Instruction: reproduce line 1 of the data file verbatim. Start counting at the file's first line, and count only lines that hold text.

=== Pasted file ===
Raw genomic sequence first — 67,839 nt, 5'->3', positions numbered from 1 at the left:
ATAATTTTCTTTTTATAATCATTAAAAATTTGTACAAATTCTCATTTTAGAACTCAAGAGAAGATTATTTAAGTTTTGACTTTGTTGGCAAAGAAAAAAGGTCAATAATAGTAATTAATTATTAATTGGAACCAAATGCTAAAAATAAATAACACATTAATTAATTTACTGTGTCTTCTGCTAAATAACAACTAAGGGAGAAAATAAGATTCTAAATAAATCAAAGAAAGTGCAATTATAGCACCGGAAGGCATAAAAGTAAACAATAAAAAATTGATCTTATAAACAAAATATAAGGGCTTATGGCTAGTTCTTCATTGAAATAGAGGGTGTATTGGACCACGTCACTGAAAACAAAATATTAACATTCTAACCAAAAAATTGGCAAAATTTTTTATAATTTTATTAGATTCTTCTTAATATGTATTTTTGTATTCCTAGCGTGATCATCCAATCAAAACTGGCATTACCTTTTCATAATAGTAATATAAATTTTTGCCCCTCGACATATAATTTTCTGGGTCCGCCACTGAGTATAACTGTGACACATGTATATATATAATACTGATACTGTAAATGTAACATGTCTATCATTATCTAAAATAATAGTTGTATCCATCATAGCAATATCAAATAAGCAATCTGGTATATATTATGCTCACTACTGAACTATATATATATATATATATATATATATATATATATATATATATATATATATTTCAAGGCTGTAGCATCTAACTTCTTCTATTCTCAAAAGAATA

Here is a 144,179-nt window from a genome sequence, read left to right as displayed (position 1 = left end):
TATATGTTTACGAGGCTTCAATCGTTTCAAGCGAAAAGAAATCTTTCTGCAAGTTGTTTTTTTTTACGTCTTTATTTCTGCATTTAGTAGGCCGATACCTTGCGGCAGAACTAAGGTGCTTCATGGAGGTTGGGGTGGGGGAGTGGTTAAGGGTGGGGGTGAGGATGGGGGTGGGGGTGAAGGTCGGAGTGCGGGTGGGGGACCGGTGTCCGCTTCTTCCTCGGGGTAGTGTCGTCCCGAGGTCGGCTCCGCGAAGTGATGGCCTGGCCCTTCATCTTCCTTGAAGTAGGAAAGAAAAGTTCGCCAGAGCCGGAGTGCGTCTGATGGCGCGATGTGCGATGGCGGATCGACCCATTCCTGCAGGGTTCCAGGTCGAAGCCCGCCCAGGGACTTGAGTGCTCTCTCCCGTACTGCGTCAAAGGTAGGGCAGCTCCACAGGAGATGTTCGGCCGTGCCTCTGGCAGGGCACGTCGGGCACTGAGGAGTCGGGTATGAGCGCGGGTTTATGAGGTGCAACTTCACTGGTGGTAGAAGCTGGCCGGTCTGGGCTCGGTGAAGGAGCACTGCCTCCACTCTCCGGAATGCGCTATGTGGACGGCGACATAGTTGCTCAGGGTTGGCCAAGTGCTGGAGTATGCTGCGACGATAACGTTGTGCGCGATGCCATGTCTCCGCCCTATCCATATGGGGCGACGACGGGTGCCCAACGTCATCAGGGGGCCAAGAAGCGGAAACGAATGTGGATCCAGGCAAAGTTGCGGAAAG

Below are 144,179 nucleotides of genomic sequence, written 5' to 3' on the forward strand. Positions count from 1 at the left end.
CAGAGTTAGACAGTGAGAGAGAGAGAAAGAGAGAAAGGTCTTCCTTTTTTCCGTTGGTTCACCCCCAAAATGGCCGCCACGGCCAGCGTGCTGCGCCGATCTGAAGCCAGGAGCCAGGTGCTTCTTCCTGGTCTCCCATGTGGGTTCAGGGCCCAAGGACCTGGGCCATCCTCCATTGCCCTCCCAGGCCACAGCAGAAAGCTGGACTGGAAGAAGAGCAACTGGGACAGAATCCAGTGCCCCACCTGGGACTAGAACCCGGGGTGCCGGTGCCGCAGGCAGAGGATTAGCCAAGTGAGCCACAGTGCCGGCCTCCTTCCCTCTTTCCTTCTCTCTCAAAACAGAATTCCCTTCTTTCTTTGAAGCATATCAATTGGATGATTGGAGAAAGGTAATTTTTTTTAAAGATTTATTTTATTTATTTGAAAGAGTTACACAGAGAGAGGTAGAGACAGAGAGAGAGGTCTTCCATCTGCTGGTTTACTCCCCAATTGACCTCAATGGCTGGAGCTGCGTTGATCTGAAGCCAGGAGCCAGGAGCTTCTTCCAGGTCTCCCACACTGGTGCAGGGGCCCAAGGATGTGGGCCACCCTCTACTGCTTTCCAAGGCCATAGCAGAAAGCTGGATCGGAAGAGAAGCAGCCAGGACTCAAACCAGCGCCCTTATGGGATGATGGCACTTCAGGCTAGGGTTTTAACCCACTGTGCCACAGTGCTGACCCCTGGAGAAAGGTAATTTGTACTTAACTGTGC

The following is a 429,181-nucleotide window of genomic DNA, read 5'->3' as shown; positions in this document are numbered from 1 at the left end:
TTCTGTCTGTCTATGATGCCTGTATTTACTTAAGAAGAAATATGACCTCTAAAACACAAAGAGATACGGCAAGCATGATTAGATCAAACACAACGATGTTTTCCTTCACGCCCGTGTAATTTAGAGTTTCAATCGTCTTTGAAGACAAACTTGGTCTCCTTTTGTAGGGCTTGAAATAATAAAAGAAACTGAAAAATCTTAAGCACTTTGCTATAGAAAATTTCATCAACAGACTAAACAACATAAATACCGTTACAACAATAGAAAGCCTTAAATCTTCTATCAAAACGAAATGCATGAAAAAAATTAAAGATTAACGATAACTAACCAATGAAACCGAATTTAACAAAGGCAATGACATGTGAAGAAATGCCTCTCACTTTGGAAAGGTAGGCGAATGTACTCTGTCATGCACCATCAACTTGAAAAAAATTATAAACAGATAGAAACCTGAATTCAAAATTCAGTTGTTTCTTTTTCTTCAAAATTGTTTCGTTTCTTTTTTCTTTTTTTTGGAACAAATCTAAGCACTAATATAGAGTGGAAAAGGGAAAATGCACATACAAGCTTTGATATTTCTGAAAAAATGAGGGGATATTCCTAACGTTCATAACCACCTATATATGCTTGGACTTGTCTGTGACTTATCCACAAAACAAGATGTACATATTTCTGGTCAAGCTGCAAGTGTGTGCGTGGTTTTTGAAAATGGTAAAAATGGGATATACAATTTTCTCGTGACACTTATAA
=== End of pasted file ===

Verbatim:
Raw genomic sequence first — 67,839 nt, 5'->3', positions numbered from 1 at the left: